Colorwash Bargello

What makes a quilt a bargello quilt?

And what does colorwash mean?

In the introduction to my second book, Colorwash Bargello Quilts, I credited 3 main influences:

  • Centuries-old bargello needlepoint, also known as Hungarian point, flame stitch, or Florentine work.

    Two examples of Bargello needlepoint patterns or Florentine work. (Left) typical curved Bargello motif, (Right) “flame stitch” motif. Image from Velvet-Glove (Transferred from en.wikipedia to Commons.) Public domain, via Wikimedia

  • Modern strip-piecing methods pioneered in the 1970s by quilt artists such as Barbara Johannah
  • Colorwash/watercolor quilting designers in the early 1990s such as Deirdre Amsden, Pat Maixner Magaret, and Donna Slusser.

I also recognize the influence of traditional quilt patterns such as Trip Around the World and Star of Bethlehem or Lone Star when the makers have used gradations of color and/or value in their fabric layout.

In my bargello-style quilts, I emphasize blending the colors and visual textures of the fabrics to create smooth gradations and transitions or “washes” of color across the face of the quilt, punctuated at intervals with areas of higher contrast.

Close-up of Aurora pattern from Colorwash Bargello Quilts showing gradations from light to dark and back again, as well as areas of  higher contrast.

I find inspiration from my own experiences and interests such as music, art, and travel. My color palettes are often suggested by my love for the natural world.

Here are a few of the projects for which there are patterns in my book:

Note: these quilts can be enlarged by one or more of the following methods:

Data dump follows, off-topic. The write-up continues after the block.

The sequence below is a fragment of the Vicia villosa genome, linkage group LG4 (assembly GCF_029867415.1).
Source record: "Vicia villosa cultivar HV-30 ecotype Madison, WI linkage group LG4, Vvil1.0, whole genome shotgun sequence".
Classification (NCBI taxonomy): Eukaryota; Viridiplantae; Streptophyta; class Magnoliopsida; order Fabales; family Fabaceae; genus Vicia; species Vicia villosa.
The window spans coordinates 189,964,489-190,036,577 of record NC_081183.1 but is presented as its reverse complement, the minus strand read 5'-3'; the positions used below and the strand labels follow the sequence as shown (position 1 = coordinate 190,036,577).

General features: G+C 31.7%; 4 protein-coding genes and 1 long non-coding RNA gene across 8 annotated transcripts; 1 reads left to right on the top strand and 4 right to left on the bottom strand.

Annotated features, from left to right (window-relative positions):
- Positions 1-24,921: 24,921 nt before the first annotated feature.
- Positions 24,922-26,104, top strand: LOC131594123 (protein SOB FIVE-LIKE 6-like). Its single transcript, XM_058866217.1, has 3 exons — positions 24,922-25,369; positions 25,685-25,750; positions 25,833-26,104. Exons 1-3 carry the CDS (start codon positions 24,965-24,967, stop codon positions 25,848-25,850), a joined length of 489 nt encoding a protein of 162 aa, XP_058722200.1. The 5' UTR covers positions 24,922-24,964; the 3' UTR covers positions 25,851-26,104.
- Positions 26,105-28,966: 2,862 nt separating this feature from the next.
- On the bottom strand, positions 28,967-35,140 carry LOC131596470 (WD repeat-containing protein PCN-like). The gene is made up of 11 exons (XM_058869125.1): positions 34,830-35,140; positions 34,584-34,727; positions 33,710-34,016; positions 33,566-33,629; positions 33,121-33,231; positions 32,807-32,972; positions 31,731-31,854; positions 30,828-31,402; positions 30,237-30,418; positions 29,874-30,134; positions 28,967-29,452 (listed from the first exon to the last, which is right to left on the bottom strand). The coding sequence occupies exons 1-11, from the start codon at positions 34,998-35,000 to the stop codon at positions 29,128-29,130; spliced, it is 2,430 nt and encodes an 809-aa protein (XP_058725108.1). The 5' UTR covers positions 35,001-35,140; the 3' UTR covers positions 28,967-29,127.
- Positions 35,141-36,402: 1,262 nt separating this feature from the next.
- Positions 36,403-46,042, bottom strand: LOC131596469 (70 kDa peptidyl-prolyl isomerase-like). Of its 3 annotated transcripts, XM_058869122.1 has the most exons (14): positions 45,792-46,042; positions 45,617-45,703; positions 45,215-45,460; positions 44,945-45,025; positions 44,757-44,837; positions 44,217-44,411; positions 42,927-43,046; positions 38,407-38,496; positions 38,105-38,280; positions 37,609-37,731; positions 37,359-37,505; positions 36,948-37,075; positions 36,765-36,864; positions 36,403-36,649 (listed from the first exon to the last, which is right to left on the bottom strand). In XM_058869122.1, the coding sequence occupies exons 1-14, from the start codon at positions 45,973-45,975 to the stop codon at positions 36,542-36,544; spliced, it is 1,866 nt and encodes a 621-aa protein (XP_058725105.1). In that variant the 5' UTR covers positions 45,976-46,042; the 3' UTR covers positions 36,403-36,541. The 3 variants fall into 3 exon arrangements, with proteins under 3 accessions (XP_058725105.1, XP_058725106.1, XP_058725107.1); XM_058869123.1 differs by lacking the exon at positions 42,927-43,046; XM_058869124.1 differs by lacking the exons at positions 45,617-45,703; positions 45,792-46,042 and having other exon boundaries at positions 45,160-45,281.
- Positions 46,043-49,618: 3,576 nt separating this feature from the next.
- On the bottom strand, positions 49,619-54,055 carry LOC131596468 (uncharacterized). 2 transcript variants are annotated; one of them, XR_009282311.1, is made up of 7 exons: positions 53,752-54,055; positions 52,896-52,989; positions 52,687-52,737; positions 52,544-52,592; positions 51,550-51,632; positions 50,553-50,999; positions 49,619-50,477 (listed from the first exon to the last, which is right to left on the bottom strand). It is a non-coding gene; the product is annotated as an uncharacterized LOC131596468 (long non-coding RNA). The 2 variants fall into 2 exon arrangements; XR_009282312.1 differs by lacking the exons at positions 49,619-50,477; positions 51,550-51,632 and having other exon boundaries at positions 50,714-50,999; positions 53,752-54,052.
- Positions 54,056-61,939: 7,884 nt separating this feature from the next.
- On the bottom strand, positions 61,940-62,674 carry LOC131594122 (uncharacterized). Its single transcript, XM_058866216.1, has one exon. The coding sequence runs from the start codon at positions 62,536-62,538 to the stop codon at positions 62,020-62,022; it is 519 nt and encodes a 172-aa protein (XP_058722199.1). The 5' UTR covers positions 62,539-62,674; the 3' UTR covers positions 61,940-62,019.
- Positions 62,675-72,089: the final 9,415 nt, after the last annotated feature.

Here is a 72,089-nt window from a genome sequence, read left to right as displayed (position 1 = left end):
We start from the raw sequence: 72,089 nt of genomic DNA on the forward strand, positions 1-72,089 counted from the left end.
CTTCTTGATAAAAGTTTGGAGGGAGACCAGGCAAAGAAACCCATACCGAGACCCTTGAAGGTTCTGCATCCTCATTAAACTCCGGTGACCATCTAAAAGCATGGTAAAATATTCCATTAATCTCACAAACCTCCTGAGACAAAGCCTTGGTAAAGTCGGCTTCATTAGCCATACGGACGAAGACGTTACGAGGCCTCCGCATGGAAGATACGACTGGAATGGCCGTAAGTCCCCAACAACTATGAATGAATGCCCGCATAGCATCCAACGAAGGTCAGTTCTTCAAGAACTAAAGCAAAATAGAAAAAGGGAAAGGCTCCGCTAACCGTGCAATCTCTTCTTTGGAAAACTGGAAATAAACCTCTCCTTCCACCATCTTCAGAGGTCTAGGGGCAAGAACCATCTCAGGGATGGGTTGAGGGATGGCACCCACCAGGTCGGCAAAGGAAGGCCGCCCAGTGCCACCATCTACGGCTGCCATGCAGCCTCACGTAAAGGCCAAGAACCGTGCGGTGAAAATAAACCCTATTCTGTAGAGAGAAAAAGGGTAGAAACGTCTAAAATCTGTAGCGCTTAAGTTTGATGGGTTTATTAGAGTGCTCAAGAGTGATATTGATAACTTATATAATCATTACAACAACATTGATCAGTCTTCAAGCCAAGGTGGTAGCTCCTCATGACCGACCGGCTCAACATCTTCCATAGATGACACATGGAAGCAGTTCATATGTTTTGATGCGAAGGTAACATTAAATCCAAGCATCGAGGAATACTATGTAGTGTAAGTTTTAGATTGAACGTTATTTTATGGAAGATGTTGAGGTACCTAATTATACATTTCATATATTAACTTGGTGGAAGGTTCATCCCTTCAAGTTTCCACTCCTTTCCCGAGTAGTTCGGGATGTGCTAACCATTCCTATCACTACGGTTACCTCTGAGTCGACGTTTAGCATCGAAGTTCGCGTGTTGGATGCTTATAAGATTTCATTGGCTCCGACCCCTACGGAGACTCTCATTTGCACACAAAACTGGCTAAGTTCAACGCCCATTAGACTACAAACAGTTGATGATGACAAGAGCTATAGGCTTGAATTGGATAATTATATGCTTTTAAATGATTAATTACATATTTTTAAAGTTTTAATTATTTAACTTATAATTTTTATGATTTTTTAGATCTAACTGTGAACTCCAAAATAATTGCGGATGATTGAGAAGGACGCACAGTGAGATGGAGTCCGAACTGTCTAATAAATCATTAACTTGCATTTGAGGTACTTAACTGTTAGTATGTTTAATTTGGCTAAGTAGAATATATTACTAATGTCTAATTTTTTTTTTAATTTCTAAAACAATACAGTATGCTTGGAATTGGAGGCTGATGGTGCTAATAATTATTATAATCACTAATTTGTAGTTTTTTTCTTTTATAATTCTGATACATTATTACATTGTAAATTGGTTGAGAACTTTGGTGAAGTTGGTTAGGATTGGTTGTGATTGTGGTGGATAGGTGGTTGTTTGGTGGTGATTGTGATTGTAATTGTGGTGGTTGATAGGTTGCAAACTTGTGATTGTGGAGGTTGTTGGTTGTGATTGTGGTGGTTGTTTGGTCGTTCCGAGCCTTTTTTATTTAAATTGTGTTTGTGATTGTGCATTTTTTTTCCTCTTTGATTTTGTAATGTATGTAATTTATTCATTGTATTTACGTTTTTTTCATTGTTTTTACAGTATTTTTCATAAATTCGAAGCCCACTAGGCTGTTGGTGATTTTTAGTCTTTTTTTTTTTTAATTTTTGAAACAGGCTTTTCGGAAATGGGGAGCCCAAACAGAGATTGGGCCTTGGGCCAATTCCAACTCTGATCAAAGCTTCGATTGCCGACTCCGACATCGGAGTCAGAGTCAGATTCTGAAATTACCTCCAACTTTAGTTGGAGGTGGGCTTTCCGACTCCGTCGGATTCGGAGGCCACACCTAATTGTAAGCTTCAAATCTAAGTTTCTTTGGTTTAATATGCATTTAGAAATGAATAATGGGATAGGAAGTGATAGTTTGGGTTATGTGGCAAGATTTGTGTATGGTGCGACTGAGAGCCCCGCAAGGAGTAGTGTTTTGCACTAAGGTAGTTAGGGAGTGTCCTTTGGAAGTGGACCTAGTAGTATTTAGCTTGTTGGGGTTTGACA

• using wider strips (2″ wide strips are used throughout) – enlarges the quilt vertically
  • using additional fabrics – enlarges the quilt vertically 
  • cutting additional loops from any leftover fabric tubes and/or creating additional tubes – enlarges the quilt horizontally
  • adding borders or using wider borders – enlarges the quilt overall
  • making two or more of the quilts as shown and then joining them together in such a way as to keep the pattern continuous – can enlarge the quilt horizontally and/or vertically, depending on how the duplicates are joined.

Autumn Glow, designed and made by Beth Ann Williams for Colorwash Bargello Quilts. 60″ x 38.5″

Enchanted Carpet, designed and made by Beth Ann Williams for Colorwash Bargello Quilts. 40.25″ x 57.5″

Mirage, designed and made by Beth Ann Williams for Colorwash Bargello Quilts. 56.75″ x 39″

Monet’s Garden, designed and made by Beth Ann Williams for Colorwash Bargello Quilts. Quilted by Terrie Wicks. 67.25″ x 43″

Star Kindler, designed and made by Beth Ann Williams for Colorwash Bargello Quilts. 38.125″ x 47.875″

Aurora, designed and made by Beth Ann Williams for Colorwash Bargello Quilts. Quilted by Terrie Wicks. 86.5″ x 67.25″

And for a complete change of pace…

After the Rains, designed and made by Beth Ann Williams for Colorwash Bargello Quilts. 41.75″ x 26.875″

There are additional quilts in the book, but this will give you a pretty good taste 🙂

In my next post, we’ll enjoy some of the ways my students have interpreted the beginner-friendly pattern Cascade, and start another sew/quilt-along series of posts.  

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One thought on “Colorwash Bargello

  1. […] For a little more background information, you can check out my previous post, Colorwash Bargello. […]

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